Senior Met police officer John Yates has spoken with unprecedented candour about the failure of policing to match the cultural revolution among women, more of whom, with every year that passes, alert the police to rape.
At the beginning of March he repeated in a Guardian interview what he has often said to his colleagues: that detectives don’t bring the same professionalism to rape as they do to other crimes; when a woman reports rape and ‘the body language is sceptical, the voice is sceptical, what is that saying to you?’
The Metropolitan Police Assistant Commissioner is also the spokesperson on rape for the association of Chief Police Officers. He is a senior officer mandated with reforming the policing of rape, the top man. His collective mea culpa makes him unprecedented in policing – never has a top cop so confidently taken the side of women and so assertively challenged his own professional culture for its failure to do its job.
That makes John Yates interesting. It is unusual for a senior police officer to be both self-critical and openly encouraging the government to participate in a change in our collective consciousness. He deserves better from the political system. The law on rape is not the presenting problem. The culture – from the police canteens, to the courts, to the juries, to the pubs and kitchens of the land – is the problem.
The Sexual Offences Act was well revised by the government, working with experts drawn from the survivors movements, the Rape Crisis centres (themselves in crisis), and emboldened by a coterie of women in the House of Commons who have been the guardians of reform. In the House of Commons there is an unusual consensus among the parties – Yates’ comments attracted a serious response from the Conservative MP Caroline Spelman. The Conservatives have in the last year made bold attempts to connect with the crisis in the prosecution of sexual crime, and with its victims.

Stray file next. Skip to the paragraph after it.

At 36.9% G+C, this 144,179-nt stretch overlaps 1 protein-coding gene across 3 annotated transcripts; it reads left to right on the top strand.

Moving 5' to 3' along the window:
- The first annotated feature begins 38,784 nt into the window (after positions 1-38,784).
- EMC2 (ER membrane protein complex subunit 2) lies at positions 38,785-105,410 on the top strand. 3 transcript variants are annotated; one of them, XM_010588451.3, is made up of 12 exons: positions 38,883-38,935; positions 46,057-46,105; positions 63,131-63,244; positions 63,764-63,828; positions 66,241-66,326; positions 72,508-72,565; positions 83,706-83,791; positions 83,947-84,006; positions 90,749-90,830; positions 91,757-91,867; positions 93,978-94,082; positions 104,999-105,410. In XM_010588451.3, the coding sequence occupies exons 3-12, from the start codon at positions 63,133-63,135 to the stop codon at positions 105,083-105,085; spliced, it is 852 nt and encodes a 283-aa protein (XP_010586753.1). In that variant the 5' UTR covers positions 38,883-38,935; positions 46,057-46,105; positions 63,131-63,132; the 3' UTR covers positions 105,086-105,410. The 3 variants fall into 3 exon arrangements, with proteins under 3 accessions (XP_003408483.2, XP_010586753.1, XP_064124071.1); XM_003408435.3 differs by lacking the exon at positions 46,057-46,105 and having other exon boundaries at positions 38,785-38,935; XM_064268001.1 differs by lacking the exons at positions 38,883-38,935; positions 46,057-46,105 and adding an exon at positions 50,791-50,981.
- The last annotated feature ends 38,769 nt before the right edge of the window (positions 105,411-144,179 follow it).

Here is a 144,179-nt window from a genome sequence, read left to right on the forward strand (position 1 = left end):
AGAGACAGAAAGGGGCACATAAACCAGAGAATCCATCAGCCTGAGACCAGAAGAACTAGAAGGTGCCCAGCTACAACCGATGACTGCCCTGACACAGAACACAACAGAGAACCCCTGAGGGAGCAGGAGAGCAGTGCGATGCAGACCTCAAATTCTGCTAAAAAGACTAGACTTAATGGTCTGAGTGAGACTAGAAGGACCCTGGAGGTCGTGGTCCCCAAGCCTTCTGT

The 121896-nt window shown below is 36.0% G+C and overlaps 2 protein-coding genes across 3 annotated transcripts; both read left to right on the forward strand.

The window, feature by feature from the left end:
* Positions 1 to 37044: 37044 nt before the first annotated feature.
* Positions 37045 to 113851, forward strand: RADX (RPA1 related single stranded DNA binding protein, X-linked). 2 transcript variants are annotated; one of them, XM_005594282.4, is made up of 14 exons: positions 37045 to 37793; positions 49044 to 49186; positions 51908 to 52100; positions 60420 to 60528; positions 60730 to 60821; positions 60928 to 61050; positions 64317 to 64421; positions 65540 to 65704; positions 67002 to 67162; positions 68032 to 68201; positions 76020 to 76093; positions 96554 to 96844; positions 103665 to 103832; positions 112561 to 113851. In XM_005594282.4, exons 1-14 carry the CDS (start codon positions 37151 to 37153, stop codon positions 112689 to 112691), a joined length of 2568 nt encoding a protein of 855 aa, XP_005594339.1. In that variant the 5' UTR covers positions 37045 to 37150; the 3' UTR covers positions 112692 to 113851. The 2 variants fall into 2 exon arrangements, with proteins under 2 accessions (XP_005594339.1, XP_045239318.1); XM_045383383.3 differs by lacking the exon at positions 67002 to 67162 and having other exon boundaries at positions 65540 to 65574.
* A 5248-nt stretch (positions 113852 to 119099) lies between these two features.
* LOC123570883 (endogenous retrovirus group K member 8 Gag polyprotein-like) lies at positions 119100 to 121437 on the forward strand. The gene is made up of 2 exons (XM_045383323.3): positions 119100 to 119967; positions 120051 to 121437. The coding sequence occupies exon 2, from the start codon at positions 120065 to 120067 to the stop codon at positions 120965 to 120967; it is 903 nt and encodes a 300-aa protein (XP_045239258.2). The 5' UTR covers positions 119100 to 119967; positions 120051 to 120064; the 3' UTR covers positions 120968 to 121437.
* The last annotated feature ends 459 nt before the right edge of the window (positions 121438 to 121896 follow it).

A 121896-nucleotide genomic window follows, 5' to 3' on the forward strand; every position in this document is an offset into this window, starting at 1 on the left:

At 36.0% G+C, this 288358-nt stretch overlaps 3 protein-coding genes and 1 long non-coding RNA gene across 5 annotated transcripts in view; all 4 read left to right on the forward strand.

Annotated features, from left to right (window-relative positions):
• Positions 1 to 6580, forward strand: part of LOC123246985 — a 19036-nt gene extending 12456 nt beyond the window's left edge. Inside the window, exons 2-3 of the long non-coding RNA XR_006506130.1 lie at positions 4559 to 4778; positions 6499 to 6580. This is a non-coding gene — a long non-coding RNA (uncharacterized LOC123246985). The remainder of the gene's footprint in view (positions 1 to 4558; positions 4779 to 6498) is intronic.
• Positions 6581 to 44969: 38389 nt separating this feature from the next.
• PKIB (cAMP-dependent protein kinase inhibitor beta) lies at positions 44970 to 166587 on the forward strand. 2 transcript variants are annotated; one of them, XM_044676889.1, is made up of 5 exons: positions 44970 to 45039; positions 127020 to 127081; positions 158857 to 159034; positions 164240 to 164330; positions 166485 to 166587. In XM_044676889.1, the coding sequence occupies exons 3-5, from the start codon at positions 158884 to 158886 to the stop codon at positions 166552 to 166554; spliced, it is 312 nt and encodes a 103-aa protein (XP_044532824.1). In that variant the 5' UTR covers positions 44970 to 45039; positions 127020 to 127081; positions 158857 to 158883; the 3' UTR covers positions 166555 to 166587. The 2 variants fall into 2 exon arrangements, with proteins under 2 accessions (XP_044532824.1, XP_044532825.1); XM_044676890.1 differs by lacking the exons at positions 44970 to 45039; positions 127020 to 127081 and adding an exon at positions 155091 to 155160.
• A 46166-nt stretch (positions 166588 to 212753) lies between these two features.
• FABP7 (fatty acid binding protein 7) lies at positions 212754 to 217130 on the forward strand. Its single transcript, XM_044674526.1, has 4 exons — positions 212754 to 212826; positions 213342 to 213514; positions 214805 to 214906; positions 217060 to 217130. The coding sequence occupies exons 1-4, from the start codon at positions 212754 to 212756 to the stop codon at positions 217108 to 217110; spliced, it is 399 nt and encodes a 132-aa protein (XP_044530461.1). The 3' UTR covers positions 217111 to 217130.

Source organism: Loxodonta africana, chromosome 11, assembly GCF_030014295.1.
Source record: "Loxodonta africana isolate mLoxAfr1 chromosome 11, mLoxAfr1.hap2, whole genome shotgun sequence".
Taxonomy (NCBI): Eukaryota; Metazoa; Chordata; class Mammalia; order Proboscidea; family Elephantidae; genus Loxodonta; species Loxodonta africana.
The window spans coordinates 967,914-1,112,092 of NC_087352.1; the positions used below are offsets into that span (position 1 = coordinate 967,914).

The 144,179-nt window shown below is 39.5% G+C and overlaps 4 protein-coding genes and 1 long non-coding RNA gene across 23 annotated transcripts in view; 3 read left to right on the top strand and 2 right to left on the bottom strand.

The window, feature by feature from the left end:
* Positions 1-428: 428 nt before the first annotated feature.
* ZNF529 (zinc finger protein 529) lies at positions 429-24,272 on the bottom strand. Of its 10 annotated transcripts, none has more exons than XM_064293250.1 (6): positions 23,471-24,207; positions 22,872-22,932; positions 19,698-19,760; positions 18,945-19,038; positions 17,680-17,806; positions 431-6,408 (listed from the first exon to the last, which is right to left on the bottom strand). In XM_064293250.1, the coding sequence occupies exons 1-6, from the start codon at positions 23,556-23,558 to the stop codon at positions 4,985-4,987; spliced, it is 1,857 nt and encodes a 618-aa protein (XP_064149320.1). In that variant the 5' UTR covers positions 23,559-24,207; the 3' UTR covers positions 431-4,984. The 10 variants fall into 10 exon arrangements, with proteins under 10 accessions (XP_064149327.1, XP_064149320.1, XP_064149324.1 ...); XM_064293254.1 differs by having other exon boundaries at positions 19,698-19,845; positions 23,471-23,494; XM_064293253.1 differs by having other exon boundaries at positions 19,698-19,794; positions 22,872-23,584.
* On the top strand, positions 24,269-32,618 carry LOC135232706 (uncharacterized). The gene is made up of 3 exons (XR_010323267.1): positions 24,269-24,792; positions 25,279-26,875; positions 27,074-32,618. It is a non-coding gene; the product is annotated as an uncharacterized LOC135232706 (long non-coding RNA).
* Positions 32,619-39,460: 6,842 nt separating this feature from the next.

Fear of men has long been an element of Tory appeal to women. It was the foundation of the Tories’ law and order discourse – particularly in the 1950s and 1960s when it animated Tory women’s resistance to the Conservative leaders’ reform of the criminal justice system. In the context of contemporary feminism the Tories lost confidence, they recoiled from the implications of a more comprehensive critique of patriarchal power. But David Cameron has released a new mood among Tory women – in the certain knowledge that his party cannot afford to squander the women’s vote.
But there is an eerie silence among ministers who usually feel unrestrained in lecturing the people about morals, law, standards. They have not lacked opportunities – Yates’ contribution this month; the evidence gathered by ACPO, Her Majesty’s Inspectorate of Constabulary, the Homes Office, and the Metropolitan Police Service’s own research into its handling of cases: all of this has yielded the devastating case that – as Yates acknowledges – the problem of rape investigations is the investigators.
Why hasn’t the prime minister or the secretary of state for Justice thought it worth commenting publicly on the shattering discoveries of the Met’s research into its own cases of reported rape. It is dynamite: the Met’s researchers discovered a pattern: that that men who like raping women target the very groups least likely to be taken seriously by the police; and among those cases the police didn’t bother to investigate, a significant minority concerned suspects who already had a police record of violence and sex offences.
What explains the lack of public response, the lack of engagement with the electorate, the reluctance to generate a great debate?
There have been other opportunities: the Manchester United players’ party, to which they invited 100 women, and excluded their own partners – an event that produced a reported rape. This government is full of football fans. Why didn’t they seize the time to critique the sexism of the most celebrated team in the country?
Labour seized control of the law and order agenda from the Tories, it has restlessly introduced more law and order legislation than any other, it anxiously monitors focus groups and their populist concerns about crime pubic order, immigration. But is shown no interest in this catastrophe of criminal justice; it has not taken the side of women.
Is it that despite a strong – probably the strongest – feminist presence in the House of Commons, the government just doesn’t notice them, it isn’t much interested in them or in the intelligence they bring to notions of crime and justice? And it just doesn’t know why this issue is important – not just for the victims who have no hope of securing justice, but for public security and for a culture that is inherently compromised by the abuse of women.